This is very rudimentary example of how policy making may follow a logical sequence, similar to the nursing process. Successful policy development and implementation requires that the problem, the policy and the politics of the times align (Kingdon, 2010).

Kingdon (2010) writes that in policy development there is a ‘window’ in which policy making can be successful. It is possible that for palliative care that ‘window’ or timeframe of opportunity is now.

References

The American Nurses Association (2015). The nursing process. Retrieved from http://www.nursingworld.org/EspeciallyForYou/What-is-Nursing/Tools-You-Need/Thenursingprocess.html

Callaway, M. and Krueger, S. (2014). A global victory for palliative care. Open Society Foundations. Retrieved from http://www.opensocietyfoundations.org/voices/global-victory-palliative-care

Switzer, J. V. (1994). Disabled policymaking/disabled policy. In Disabled rights: American disability policy and the fight for equality (pp.12-29). Washington DC: Georgetown University Press.

United Nations (1948). The universal declaration of human rights. Retrieved from http://www.ohchr.org/Documents/Publications/ABCannexesen.pdf

Week Two- How do policy and ethics influence health?

How do policy and ethics influence health?

The Center to Advance Palliative Care (CAPC) (Morrison & Meier, 2011) has cited three overarching themes for public consideration with respect to advancing palliative care practice in the United States. These include:

  • Development of a specialized workforce.
  • Funding to create a strong research base.
  • Improved access to services.

Let’s look at access to services in California. CAPC has published the data related to availability of providers and services in a state by state report-card format. While many large (greater than 300 bed) hospital facilities report active participation in palliative care programs, small hospitals have not had the same success. Thus access to these services in a more rural community is poor.

State of California Report Card for Palliative Care Services

Retrieved from http://reportcard.capc.org/home/CA/RC/California/227 (24 January 2015)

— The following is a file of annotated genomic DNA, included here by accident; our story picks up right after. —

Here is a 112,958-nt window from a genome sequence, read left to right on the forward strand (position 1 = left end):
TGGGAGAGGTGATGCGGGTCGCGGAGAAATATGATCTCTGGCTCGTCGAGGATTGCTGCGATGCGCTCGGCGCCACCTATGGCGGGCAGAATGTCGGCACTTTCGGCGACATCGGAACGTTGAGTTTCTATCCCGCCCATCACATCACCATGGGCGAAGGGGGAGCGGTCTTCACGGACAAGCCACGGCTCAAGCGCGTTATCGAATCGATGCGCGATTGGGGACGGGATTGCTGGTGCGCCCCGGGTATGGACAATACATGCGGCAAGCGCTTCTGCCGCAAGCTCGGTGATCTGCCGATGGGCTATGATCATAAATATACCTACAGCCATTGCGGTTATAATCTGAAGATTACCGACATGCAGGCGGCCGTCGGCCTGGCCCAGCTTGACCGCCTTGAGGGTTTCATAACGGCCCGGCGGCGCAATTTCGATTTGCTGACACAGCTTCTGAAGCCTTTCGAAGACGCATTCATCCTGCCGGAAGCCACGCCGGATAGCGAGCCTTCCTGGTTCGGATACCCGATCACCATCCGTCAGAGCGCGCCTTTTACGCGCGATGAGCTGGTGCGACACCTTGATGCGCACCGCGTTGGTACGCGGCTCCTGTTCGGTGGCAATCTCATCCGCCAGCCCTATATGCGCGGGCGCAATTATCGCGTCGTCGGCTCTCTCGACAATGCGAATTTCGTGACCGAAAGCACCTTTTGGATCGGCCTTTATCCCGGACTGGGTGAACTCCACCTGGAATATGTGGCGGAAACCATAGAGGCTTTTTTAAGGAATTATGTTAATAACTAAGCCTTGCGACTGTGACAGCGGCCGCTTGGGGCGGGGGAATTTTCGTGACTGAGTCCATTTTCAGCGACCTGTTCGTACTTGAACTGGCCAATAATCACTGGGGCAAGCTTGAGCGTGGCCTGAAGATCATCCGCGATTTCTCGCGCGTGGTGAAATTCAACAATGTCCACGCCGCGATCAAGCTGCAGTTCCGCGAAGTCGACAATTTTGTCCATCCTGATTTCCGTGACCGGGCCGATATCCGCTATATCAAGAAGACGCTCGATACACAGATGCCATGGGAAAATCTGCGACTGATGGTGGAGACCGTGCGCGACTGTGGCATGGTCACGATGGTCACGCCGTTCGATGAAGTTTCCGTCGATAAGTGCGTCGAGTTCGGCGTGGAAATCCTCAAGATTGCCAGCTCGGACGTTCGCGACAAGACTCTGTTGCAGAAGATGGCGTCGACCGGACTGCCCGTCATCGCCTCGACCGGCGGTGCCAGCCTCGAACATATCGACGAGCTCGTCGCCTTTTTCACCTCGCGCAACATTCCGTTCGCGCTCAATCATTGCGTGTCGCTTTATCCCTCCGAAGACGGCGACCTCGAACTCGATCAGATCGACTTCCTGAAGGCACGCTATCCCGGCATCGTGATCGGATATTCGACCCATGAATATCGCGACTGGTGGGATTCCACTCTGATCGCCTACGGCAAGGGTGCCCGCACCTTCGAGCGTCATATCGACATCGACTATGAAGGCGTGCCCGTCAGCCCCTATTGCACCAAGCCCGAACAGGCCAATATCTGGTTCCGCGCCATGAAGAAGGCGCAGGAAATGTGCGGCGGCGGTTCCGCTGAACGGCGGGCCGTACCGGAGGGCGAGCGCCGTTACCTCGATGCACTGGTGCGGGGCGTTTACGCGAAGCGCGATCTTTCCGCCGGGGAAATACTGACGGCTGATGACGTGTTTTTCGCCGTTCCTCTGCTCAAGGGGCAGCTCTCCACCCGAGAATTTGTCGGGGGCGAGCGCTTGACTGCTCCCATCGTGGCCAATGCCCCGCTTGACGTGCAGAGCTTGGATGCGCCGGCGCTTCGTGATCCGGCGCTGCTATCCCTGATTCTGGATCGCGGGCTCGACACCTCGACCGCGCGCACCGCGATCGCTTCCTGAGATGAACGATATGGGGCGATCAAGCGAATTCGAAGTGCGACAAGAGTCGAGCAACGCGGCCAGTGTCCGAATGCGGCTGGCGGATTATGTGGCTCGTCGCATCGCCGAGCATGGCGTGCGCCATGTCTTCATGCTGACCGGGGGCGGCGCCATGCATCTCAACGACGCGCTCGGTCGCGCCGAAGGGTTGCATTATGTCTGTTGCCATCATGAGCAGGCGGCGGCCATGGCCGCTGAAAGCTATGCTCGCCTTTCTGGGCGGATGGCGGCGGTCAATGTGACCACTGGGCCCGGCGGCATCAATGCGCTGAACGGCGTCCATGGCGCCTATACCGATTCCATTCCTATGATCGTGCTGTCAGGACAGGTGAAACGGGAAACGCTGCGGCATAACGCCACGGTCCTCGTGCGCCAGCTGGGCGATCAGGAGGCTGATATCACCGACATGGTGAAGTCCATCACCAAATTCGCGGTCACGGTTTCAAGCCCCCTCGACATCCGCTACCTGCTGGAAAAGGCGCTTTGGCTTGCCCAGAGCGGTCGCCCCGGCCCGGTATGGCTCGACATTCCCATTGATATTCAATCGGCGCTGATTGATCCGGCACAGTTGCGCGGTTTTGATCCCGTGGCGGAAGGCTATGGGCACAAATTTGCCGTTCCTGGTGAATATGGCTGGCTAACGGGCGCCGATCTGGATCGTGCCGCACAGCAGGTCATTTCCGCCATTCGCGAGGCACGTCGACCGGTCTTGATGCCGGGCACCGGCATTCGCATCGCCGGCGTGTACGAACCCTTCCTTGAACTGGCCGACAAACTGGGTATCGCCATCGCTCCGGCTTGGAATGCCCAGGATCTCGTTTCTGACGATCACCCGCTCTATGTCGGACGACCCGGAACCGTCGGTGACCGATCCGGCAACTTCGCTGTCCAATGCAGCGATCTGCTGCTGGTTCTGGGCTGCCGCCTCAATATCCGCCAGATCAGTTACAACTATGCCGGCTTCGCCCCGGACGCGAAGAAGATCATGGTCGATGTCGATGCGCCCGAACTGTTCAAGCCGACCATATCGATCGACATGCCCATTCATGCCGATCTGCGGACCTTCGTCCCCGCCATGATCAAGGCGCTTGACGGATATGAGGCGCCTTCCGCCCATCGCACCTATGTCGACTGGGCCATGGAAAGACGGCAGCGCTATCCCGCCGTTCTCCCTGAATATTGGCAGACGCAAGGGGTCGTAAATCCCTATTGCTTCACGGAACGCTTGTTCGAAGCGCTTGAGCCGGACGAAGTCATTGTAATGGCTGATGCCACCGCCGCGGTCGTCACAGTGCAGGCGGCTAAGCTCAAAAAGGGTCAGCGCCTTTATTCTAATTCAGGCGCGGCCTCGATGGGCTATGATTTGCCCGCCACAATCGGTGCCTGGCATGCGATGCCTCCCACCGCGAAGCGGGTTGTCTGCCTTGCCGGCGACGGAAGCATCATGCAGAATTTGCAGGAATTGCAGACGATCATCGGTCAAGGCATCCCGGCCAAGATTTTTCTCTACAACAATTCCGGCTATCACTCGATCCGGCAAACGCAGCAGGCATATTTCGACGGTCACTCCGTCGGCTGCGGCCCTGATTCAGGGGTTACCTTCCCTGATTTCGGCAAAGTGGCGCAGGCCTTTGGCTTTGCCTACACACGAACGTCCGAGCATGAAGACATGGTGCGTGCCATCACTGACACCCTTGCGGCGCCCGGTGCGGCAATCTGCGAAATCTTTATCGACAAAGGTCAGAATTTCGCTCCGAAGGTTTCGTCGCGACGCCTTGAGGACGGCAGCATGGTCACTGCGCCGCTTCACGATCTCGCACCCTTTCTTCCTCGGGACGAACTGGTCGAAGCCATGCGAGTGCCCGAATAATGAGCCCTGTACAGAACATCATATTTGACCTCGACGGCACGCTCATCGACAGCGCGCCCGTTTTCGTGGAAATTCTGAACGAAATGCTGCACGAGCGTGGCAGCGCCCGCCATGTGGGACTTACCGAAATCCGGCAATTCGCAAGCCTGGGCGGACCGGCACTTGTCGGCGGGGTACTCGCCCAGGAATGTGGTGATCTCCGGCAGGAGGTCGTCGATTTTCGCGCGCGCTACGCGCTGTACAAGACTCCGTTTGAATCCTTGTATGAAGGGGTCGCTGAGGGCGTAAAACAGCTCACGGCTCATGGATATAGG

The Standford School of Medicine (2015) reports that approximately 13% of the population in California reside in rural areas. The accounts for over 5 million individuals.  The assumption can be made that the majority of these individuals do not have access to palliative care services at their time of need.

Longest (2010) asserts that policy is the force behind many health determinants, this includes access to services. Public policy makes allowance for changes in the physical environment, reimbursement practices for hospitals and providers and funding for state and federal healthcare agencies. Access to services might also be limited in rural communities by the high cost of the care itself.

The American Medical Association (Levine et al., 2007) uses the term “equality of opportunity”. Do residents of rural areas have an equal opportunity to access quality care?

It is known that palliative care services provide a high quality- low cost service to individuals suffering from serious illness. Those individuals living in rural communities appear to be disadvantaged purely because of their place of residence. The question becomes ‘why is this valuable service unavailable in rural communities?’ Should these individuals have to leave their homes and families in a time of critical illness to seek better care? Is it ethical for individuals to ‘miss out’ on a valuable service because of where there home is located? Palliative care teams have successfully been implemented in approximately 80% of large hospitals in California (Morrison & Meier, 2011). These hospitals often have larger budgets for program implementation simply because of the volume of patients they service. Are additional funds needed to assist in the implementation of palliative services in the rural community? Should public policy be developed to ensure “equality of opportunity”?